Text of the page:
Dr. Seuss once said, “The more you read, the more you will know.” So if you are looking for some great books, here are 12 recommendations you should read at least once.
Table of Contents
All Quiet on the Western Front
This novel by Erich Maria Remarque details the brutality and absurdity of war. “Everyone should have to reckon with the reality of what war actually means,” says an online user.
Another reader recommends The Road Back, another book by Remarque that’s “a sequel to All Quiet on the Western Front.”
Man’s Search for Meaning
This book by Viktor Frankl is influential and a great read for everyone. “Frankl is a genius. The way he writes is clear, objective, and positive, all while describing the adversity he and others face,” writes a poster.
Johnny’s Got His Gun
“It’s so intense, but so good,” encourages a reader. The book by Dalton Trumbo “makes you think about life, war, and so many things. It really messes with your mind. I believe all public officials should read the book as well.”
The Phantom Tollbooth
Written by Norton Juster, this novel is a “great philosophy book disguised as a children’s book.” A 50-year-old user says, “I attribute this book to my open-minded approach to life. So much in this book is ideal to help children set up their brain to ask questions all the time.”
The Very Hungry Caterpillar
This great book is by Eric Carle. “It tells the story of every attempt I have at dieting. By Saturday, I eat absolute shit, then have 1 green leaf of Sunday to make it right again,” shares a commentator.
The Count of Monte Cristo
“I love this book for being the sex, drugs, and rock and roll of the classics world. It is lengthy but has revenge, treasure, plots, schemes, and drugs. There is nothing stuffy about this classic,” explains a reader.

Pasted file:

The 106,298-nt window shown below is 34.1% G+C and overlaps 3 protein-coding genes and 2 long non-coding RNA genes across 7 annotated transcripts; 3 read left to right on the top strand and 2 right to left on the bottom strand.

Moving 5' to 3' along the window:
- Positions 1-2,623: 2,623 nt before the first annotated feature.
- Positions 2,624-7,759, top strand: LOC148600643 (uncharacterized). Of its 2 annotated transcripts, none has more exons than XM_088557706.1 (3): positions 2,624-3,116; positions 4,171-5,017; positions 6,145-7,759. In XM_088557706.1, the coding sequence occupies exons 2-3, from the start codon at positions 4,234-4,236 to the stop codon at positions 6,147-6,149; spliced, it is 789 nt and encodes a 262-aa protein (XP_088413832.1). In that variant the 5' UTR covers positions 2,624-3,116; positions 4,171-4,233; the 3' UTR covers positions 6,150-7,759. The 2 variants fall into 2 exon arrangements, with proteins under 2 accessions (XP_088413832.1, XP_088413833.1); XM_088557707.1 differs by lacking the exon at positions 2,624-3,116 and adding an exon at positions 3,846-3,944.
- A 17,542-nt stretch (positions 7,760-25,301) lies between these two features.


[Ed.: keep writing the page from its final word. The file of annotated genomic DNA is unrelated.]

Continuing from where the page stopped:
This adventure novel is by Alexandre Dumas and Auguste Maquet.
The Grapes of Wrath
John Steinbeck’s book is “heartbreaking but not for the sake of being heartbreaking – instead provide a glimpse of how freaking hard life can be and how beautiful it can be,” reads a post.
This book by Lois Lowry works like a charm for young adults. “That book made my 9-10-year-old mind really think about what’s important in society. It was the first time the idea of ‘good’ things having a negative consequence was presented to me,” confesses a poster.
Hitchhiker’s Guide to the Galaxy
The book by Douglas Adams is a humorous trilogy consisting of six books. Sadly, most readers feel the humor does not age well when they reread it.
You’ll also be stunned by Frankenstein, a novel by Mary Shelley. Her writing is just perfect that “no movie adaptation has really done it justice.” One user describes it as “gothic and cozy to read, but just so impactful and ahead of its time.”
To Kill a Mockingbird
Readers reveal they were amazed when reading this Harper Lee novel. “It deals with everything: sexism, racism, small-town ignorance, people you don’t like, classism, and how to treat others,” summarizes a reader.
Crime and Punishment
Fyodor Dostoevsky shares “incredible insight into the human soul” through this novel. It is an “amazing book, so much stuff is going on, very realistic take, and beautiful end.”
However, the Russian characters’ names might be a mouthful.
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